Skip to Content
The Download

The Download: what’s next for AI, and quantum computing challenges

Plus: SpaceX has been accused of illegally firing workers

This is today's edition of The Download, our weekday newsletter that provides a daily dose of what's going on in the world of technology.

What’s next for AI in 2024

This time last year our AI writers did something reckless. In an industry where nothing stands still, they had a go at predicting the future.

Turns out, their predictions were pretty on the money. They suggested that the next big thing in chatbots would be multimodal (check), and that policymakers would draw up tough new regulations (another check). Elsewhere, they were half-right when they forecast that Big Tech would feel pressure from open-source startups.

This year, they’re doing it again. Check out their predictions for the industry in 2024

—Melissa Heikkilä & Will Douglas Heaven

+ If you’re interested in this topic, why not check out how these six questions will dictate the future of generative AI?  Its future—and ours—will be shaped by what we do next.

Quantum computing is taking on its biggest challenge: noise

In the past 20 years, hundreds of companies have staked a claim in the rush to establish quantum computing. Investors have put in well over $5 billion so far. All this effort has just one purpose: creating the world’s next big thing.

But ultimately, assessing our progress in building useful quantum computers comes down to one central factor: whether we can handle the noise. The delicate nature of their systems makes them extremely vulnerable to the slightest disturbance, which can generate errors or even stop a quantum computation in its tracks.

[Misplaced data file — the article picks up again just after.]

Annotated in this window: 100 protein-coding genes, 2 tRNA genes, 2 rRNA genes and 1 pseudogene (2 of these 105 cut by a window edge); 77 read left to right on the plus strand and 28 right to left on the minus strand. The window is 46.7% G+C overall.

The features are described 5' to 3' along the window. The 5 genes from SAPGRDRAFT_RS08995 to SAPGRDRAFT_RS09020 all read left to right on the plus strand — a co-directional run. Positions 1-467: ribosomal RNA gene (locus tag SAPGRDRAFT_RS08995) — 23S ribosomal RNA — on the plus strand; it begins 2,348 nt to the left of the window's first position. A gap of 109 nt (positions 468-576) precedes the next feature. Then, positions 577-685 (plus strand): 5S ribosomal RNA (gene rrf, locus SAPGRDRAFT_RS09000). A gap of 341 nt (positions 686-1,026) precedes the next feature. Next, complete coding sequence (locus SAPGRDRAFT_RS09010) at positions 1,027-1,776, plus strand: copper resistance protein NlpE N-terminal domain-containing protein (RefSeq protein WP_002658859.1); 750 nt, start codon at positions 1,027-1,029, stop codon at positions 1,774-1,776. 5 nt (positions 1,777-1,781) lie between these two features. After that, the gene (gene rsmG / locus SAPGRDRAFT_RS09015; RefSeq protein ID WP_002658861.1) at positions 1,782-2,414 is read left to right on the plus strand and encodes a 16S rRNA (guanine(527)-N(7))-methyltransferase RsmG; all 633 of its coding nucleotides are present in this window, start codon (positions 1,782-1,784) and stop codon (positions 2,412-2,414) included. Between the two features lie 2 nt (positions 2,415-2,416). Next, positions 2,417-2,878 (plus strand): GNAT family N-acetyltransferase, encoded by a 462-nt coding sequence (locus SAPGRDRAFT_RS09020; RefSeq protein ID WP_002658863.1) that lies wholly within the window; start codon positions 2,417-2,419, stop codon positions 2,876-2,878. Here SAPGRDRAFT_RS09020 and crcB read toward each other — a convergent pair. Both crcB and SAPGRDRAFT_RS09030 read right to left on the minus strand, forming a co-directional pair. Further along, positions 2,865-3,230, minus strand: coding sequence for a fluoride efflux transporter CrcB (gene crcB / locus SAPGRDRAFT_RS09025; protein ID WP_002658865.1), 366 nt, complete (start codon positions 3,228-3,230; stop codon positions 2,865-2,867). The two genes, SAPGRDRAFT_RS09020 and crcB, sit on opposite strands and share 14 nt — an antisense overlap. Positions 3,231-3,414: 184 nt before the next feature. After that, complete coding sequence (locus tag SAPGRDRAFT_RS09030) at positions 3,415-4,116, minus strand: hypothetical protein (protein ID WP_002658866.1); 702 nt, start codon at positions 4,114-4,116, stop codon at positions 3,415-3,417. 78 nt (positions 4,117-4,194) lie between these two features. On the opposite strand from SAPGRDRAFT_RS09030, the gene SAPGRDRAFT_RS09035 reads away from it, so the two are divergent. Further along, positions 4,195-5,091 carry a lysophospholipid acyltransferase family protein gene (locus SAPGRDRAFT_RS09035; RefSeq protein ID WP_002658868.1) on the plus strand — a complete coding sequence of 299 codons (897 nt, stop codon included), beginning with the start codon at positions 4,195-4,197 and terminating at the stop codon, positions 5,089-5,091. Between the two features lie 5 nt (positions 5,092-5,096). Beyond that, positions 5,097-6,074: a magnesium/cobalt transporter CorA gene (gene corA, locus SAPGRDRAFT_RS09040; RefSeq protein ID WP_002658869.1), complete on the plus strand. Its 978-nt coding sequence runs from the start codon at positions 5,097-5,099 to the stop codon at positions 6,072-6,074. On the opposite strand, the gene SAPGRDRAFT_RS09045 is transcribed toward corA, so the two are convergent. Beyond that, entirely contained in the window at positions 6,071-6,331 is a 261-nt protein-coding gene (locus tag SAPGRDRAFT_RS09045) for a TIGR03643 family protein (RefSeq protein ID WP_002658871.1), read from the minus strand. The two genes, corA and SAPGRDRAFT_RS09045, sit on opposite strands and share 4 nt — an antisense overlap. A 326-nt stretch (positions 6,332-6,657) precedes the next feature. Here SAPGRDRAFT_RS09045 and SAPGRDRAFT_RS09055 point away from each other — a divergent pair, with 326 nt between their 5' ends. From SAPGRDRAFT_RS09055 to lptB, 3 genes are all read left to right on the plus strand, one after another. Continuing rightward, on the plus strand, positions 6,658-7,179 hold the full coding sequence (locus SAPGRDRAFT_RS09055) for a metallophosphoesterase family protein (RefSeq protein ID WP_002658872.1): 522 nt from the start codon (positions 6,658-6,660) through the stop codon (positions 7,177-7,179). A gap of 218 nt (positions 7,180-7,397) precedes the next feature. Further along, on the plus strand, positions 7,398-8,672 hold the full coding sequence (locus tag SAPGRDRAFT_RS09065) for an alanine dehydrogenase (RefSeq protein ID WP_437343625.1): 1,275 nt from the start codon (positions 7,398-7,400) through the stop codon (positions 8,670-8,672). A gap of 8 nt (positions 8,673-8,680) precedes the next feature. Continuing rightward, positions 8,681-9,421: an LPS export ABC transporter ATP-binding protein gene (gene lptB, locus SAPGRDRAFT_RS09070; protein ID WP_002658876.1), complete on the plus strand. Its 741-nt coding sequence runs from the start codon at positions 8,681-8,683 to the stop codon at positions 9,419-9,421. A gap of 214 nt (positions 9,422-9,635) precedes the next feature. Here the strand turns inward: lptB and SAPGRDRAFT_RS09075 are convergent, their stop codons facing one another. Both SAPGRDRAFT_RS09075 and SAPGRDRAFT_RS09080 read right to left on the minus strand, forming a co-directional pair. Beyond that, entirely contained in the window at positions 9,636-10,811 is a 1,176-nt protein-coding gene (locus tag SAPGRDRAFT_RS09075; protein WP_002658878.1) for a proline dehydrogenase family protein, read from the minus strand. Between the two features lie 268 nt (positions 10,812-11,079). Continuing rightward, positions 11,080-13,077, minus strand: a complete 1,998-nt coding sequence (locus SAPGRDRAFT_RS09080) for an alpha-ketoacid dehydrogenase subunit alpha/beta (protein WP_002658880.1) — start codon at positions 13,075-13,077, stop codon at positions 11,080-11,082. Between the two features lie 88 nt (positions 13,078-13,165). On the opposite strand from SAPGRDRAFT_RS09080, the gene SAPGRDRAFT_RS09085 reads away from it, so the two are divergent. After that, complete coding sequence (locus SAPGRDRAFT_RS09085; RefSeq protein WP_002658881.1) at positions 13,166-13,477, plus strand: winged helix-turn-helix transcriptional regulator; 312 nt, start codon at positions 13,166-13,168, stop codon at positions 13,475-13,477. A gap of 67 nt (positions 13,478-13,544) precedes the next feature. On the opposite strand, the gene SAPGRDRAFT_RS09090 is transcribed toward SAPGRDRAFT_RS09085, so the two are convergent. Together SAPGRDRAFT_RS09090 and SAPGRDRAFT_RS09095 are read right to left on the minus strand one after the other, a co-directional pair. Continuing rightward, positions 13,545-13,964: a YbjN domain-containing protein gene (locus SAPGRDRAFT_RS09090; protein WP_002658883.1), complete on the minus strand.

In the last couple of years, a series of breakthroughs have led researchers to declare that the problem of noise might finally be on the ropes. Read the full story.

—Michael Brooks

This story is from the next magazine edition of MIT Technology Review, set to go live on January 8—and it’s all about innovation. If you don’t already subscribe, take advantage of our seasonal subscription offers to get a copy when it lands.

The online art catalogue that chronicles a stolen African heritage

When British forces raided the African kingdom of Benin in the late 19th century, they took with them thousands of sculptures dating back centuries. The artifacts, known as the Benin Bronzes, were sold to private collectors and museums in the Global North, and despite longstanding pressure, many institutions, particularly in Germany and the UK, have resisted calls to share information about the Benin Bronzes in their collection.

The launch in November 2022 of a pioneering platform called Digital Benin is helping to determine how many there are outside Nigeria, and where for the first time. But the site is just a step on the road to restoring the artifacts to the Edo people they belong to. Read the full story.

Gouri Sharma

The hidden climate cost of everything around us

The world is building and making things as never before, from roads and hospitals to vehicles and furniture. That’s good news for the people who benefit from them, but it’s also made industries like manufacturing and construction ravenous for raw materials.

This is a growing climate concern, because making, using, and disposing of certain materials can generate massive amounts of emissions. Adding it all up, global material production accounts for something like a quarter of global greenhouse-gas emissions today.

Our climate reporter Casey Crownhart has dug into why materials are the climate problem we don’t talk about enough. Read the full story.

This story is from The Checkup, our weekly climate and energy newsletter. Sign up to receive it in your inbox every Wednesday.

The must-reads

I’ve combed the internet to find you today’s most fun/important/scary/fascinating stories about technology.

1 SpaceX has been accused of sacking workers critical of Elon Musk  
Eight employees who raised concerns about the company’s founder were reportedly illegally fired. (NYT $)
+ The workers claim that SpaceX is steeped in a toxic work culture. (BBC)

2 What happens when chatbots jailbreak each other?
Things get really messy, for one. (Motherboard)
+ Three ways AI chatbots are a security disaster. (MIT Technology Review)